OB Amoah urges electorate to ignore anti-new voters’ register campaigners

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Deputy Minister of Local Government and Rural Development, OB Amoah

A Deputy Minister of Local Government and Rural Development, OB Amoah, has asked Ghanaians not to be deceived by anti-new voters’ register campaigners to refrain from registering for the new voter ID card.

Mr Amoah, who is also the MP for the Akwapim South constituency, says such people will be doing themselves a lot of harm should they decide not to participate in the upcoming new voter registration exercise.

 

He explained that people who refuse to register will be denying themselves the opportunity to contest in any public election or be appointed to serve in any public capacity.

He recounted how a former minister-designate, Dr Ekwow Spio-Garbrah, was rejected during the erstwhile Jerry John Rawlings’ administration because he was not a registered voter.

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Mr Amoah made the suggestion in an article, titled Registration Is Compulsory for Some Ghanaians, in which he took the opportunity to explain the ramifications of not taking part in the upcoming voter registration exercise.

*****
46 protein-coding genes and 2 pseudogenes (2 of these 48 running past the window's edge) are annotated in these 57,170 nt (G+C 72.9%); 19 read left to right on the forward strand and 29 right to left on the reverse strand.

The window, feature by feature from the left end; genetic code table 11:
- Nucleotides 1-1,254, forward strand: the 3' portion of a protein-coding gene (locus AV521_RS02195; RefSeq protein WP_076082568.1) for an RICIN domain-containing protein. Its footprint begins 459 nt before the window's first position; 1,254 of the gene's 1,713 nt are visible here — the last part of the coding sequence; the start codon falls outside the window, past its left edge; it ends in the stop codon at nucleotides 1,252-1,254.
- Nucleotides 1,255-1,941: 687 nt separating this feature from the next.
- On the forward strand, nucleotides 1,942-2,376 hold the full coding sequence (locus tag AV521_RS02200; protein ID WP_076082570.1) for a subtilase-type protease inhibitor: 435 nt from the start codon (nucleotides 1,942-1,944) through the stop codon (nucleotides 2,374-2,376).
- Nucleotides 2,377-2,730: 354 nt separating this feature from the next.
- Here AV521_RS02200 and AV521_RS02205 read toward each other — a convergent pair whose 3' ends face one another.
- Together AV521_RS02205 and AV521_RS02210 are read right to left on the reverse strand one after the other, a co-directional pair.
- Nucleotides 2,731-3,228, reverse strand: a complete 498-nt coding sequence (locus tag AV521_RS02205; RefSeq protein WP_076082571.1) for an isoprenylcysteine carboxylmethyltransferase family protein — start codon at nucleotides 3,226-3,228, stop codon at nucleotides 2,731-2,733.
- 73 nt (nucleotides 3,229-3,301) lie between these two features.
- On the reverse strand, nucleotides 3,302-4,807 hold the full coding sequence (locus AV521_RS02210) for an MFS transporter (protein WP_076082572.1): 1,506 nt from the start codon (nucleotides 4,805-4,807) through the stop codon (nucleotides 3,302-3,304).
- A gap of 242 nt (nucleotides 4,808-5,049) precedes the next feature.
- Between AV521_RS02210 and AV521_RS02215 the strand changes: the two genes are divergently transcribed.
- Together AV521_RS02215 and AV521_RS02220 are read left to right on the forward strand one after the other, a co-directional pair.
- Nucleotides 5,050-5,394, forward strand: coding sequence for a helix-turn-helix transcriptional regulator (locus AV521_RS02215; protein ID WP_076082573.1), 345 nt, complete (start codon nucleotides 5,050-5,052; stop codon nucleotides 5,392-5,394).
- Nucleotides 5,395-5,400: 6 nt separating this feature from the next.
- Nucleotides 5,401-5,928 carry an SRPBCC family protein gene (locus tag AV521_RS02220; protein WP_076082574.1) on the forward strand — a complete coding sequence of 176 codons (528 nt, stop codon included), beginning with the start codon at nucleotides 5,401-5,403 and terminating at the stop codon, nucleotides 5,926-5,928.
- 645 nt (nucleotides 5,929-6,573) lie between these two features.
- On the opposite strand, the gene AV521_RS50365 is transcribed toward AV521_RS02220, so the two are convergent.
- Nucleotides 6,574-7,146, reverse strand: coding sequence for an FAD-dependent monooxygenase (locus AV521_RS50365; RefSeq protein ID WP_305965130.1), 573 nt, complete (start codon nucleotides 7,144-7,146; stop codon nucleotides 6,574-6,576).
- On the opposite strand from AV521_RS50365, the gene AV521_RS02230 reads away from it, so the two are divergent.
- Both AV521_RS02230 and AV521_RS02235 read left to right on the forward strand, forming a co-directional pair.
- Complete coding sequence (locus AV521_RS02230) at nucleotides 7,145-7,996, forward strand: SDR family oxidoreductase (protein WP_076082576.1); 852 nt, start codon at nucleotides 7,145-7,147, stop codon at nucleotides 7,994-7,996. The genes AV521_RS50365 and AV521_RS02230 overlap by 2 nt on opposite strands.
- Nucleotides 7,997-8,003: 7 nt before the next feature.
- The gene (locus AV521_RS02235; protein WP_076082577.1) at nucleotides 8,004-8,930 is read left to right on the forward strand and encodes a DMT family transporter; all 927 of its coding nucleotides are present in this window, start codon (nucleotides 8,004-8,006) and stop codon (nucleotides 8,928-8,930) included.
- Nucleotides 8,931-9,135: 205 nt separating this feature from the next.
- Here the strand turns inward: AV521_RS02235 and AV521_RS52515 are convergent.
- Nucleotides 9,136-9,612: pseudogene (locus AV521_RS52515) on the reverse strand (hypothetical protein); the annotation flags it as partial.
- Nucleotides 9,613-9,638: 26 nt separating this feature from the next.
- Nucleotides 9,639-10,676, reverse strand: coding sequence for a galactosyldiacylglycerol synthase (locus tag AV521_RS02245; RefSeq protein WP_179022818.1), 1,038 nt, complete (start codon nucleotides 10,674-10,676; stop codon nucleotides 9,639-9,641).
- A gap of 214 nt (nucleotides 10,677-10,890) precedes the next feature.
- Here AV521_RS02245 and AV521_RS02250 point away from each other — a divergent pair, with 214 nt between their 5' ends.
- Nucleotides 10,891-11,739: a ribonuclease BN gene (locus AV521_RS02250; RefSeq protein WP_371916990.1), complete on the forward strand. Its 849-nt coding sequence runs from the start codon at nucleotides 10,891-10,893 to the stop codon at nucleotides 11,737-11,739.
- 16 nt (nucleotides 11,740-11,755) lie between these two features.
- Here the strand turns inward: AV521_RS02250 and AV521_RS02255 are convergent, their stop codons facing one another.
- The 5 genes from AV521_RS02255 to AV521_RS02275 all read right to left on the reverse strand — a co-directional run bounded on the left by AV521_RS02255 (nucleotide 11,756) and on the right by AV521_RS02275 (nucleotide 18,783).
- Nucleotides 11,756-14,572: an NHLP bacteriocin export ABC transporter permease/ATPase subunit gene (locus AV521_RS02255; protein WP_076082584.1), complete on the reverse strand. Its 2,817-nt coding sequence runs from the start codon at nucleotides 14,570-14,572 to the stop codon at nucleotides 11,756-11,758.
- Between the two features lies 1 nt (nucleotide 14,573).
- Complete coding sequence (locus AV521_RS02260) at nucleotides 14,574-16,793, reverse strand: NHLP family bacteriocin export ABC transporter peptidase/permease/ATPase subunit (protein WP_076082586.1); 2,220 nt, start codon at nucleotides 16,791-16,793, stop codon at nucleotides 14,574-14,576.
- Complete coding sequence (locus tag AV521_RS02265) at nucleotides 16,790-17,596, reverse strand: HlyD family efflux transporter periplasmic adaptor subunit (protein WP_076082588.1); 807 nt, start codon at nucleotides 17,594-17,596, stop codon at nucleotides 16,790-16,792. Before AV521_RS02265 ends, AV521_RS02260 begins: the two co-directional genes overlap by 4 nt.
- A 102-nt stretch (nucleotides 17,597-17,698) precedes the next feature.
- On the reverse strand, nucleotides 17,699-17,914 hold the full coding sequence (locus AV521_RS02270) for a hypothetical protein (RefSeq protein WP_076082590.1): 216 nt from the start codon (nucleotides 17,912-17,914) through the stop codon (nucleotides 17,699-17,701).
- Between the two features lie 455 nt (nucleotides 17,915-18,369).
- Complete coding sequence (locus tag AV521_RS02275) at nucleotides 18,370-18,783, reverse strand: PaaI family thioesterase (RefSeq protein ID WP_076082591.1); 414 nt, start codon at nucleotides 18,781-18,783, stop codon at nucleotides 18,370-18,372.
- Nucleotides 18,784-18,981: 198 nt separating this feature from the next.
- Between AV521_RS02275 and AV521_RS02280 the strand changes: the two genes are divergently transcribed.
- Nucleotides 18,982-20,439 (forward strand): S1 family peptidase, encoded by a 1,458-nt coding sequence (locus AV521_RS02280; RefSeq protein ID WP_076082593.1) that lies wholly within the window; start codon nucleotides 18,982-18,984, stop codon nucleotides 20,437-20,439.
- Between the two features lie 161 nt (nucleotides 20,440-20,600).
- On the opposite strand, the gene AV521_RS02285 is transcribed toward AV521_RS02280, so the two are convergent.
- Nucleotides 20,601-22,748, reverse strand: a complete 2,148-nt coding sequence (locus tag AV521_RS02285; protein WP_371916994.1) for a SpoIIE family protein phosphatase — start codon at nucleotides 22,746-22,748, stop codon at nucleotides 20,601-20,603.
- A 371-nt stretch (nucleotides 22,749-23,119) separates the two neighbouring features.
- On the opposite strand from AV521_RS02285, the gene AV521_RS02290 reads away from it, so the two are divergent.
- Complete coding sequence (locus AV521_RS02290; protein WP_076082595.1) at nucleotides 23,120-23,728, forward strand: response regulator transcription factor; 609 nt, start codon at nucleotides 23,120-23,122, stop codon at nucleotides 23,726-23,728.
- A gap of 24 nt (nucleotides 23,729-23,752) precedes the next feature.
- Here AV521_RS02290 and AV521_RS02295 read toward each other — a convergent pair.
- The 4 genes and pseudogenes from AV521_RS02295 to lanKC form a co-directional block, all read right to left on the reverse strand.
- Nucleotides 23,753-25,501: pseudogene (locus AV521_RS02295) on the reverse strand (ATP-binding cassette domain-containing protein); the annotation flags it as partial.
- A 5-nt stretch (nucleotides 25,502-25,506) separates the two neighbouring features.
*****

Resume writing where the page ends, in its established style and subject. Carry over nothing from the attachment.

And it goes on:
Participatory democracy

He explained that the Constitution of Ghana provides in Article 42 that, “every citizen of Ghana of eighteen years of age or above and of sound mind has the right to vote and is entitled to be registered as a voter for the purpose of public elections and referenda.”

 

He added that, as the Supreme Court said in the Abu Ramadan case (Consolidated), “if the right to vote is important in participatory democracy, the right to register is even more fundamental and critical. It is the golden key that opens the door to exercising the right to vote.”

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“It is our right to vote and we are entitled to be registered as voters but it is not compulsory to register to have the right to vote. Indeed, even though the Electoral Commission is compelled to compile the register of voters and revise it at such periods as may be determined by law, we can simply ignore them and go about our business. Of course, we should then agree for those who decide to register to vote to choose our Government for us while we wait for four more years after elections,” he said.

 

He explained further that, per Article 62 (c), it is compulsory for a person who wants to be President of Ghana to be a registered voter, adding, “again, Ministers and deputy Ministers of state, the Speaker, members of various commissions like the Public Services Commission, Lands Commission and National Commission for Civic Education are required to be registered voters.”

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Mr Amoah averted the minds of Ghanaians to the District Assembly Elections Act, 1994 (Act 473), which provides under section 9(1) that, “a person qualifies to be elected to a District Assembly or a lower local government unit if that person (b) is a registered voter.”

He therefore concluded that people who decide not to take part in the upcoming voter registration exercise will be doing themselves a lot of harm.

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